Raffles Hotel

Singapore Infopedia


Raffles Hotel is a Singapore landmark located at No.1 Beach Road.1 Established in 1887, the award-winning colonial-era hotel with a rich history is well known for its period architecture and decor, luxurious accommodation and fine cuisine. The hotel is particularly known for its popular Tiffin Room buffet2 and for the Singapore Sling cocktail created in 1915.3 Raffles Hotel was first gazetted as a national monument in 1987 and again in 1995.

Raffles Hotel began as Beach House, a private home built in the 1830s by Robert Scott. In 1878, Charles Emmerson leased the building and opened Emmerson’s Hotel. After his sudden death in 1883, the hotel closed.4 On 1 January 1884, it reopened as Hotel Des Indes, owned by a “W. F. Van Erp”.5 Later on, Raffles Boarding School took up tenancy until its expiry in September 1887.6

The Armenian Sarkies brothers Martin, Tigran, Aviet and Arshak (who joined later), already established hoteliers at the time, then leased the building from its owner, the wealthy Arab merchant Syed Mohamed Alsagoff, and announced their intention to turn it into a hotel offering fine accommodation and cuisine.7 On 1 December 1887,8 Raffles Hotel commenced operations as a 10-room hotel.9 While the facilities in its early years were still under development, its prime seafront location near town made it very popular with European residents and travellers.10

Building and development
Under the Sarkies brothers, Raffles Hotel grew as a commercial enterprise and became known as a first-class establishment that attracted guests of stature.11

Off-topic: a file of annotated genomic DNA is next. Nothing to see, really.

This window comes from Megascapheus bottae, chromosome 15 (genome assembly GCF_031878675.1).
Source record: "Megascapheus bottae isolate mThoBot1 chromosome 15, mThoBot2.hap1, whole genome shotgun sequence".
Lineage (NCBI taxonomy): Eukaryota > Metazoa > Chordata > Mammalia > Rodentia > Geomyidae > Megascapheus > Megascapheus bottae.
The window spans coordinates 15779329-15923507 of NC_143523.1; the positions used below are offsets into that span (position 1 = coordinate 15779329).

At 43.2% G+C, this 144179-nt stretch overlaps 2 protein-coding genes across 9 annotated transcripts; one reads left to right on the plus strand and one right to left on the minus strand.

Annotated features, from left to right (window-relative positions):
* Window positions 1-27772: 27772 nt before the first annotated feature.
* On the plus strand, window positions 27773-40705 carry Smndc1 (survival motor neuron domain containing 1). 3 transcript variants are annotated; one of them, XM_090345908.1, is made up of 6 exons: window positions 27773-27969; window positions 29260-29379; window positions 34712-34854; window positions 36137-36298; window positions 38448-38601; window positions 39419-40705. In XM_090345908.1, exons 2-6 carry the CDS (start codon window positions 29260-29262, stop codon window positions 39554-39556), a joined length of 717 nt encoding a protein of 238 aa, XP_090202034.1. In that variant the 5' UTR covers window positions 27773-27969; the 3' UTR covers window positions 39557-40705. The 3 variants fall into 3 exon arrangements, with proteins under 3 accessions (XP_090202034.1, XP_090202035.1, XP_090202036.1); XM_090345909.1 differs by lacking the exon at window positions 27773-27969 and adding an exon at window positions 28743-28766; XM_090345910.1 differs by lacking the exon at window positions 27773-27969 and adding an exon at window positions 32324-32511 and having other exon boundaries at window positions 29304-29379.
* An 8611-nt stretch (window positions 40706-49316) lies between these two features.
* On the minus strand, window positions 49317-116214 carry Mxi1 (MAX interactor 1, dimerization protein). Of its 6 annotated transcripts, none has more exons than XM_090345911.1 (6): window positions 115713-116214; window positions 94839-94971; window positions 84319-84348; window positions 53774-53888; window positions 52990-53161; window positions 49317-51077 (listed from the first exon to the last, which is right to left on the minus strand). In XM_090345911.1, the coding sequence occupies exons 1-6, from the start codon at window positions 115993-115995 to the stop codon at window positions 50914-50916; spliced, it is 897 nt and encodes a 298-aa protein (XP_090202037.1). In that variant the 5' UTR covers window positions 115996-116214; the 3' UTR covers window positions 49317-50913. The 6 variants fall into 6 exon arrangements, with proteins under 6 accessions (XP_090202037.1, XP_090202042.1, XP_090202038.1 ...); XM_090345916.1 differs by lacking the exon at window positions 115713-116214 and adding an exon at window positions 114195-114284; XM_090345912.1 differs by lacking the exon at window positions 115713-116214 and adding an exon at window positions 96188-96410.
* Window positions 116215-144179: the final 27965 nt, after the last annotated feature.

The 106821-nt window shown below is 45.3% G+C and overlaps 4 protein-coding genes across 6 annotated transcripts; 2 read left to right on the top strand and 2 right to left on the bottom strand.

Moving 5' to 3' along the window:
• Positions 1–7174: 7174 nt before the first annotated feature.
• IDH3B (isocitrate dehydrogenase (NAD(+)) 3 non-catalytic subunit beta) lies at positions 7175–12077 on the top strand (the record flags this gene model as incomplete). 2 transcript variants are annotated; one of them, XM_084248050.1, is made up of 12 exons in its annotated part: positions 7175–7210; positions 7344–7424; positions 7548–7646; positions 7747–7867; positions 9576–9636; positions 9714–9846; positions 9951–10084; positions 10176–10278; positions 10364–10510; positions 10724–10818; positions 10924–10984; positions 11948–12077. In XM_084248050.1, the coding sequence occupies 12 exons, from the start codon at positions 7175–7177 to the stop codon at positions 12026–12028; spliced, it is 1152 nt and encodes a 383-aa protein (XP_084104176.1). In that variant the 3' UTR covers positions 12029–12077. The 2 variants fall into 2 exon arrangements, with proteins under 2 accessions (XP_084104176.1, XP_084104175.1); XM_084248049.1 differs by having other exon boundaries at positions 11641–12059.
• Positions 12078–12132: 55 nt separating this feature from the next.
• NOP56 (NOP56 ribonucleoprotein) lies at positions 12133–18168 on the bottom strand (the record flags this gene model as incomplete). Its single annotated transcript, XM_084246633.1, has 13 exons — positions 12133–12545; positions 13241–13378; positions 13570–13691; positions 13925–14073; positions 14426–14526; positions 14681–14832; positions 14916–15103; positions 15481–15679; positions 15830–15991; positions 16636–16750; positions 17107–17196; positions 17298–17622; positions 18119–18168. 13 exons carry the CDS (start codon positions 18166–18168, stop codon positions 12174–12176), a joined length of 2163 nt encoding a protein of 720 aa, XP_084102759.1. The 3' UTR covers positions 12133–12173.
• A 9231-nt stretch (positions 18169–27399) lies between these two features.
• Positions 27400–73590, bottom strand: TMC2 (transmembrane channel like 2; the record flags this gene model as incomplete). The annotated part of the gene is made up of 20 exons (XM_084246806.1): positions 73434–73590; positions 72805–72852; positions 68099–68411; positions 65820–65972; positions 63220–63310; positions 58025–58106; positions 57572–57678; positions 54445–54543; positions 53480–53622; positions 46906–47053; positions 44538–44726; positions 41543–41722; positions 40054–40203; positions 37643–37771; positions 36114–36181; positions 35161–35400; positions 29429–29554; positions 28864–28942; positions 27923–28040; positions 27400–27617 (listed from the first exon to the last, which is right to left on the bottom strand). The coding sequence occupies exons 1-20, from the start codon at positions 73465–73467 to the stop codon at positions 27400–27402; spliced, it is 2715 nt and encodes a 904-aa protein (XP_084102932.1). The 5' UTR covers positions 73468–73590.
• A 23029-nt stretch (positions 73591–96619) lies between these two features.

Tigran Sarkies, in particular, was closely involved in the hotel’s development.12 He established the popular Raffles Tiffin Rooms at Commercial Square (today’s Raffles Place)13 and undertook major building projects, adding three buildings to the original Beach House in the hotel’s first decade. A pair of two-storey wings containing 22 new suites was completed in 1890, followed by a new Billiard Room located at the junction of Beach Road and Bras Basah Road. In 1892, the brothers leased the site at No. 3 Beach Road and built the Palm Court Wing, which was completed in 1894.14

The main building of the hotel was designed by Regent Alfred John Bidwell of the architecture firm Swan & Maclaren and built on the site of the original Beach House. Completed in 1899, it was considered a state-of-the-art building at the time. It was designed with tropical architectural features such as high ceilings and extensive verandahs, and also included modern conveniences like powered ceiling fans and electric lights. The Dining Room, which featured pillars and a white Carrara marble floor, could seat up to 500 people.15 In 1904, the Bras Basah Wing was added16 and the ballroom opened in 1920.17 The Grill Room, which joined the main dining room, was opened in 1923.18

Unfortunately, with the onset of the Great Depression, the Sarkies brothers accumulated debts of $3.5 million and by 1931 were declared bankrupt.19 However, the hotel survived and was incorporated in 1933 as Raffles Hotel Limited.20

Japanese Occupation and postwar years
The impending war prompted the Raffles staff to bury the hotel silverware, including the silver beef trolley, reportedly in the Palm Court.21 The Japanese renamed the hotel Syonan Ryokan (Light of the South Hotel), and its main entrance was moved to face east to catch the morning sun.22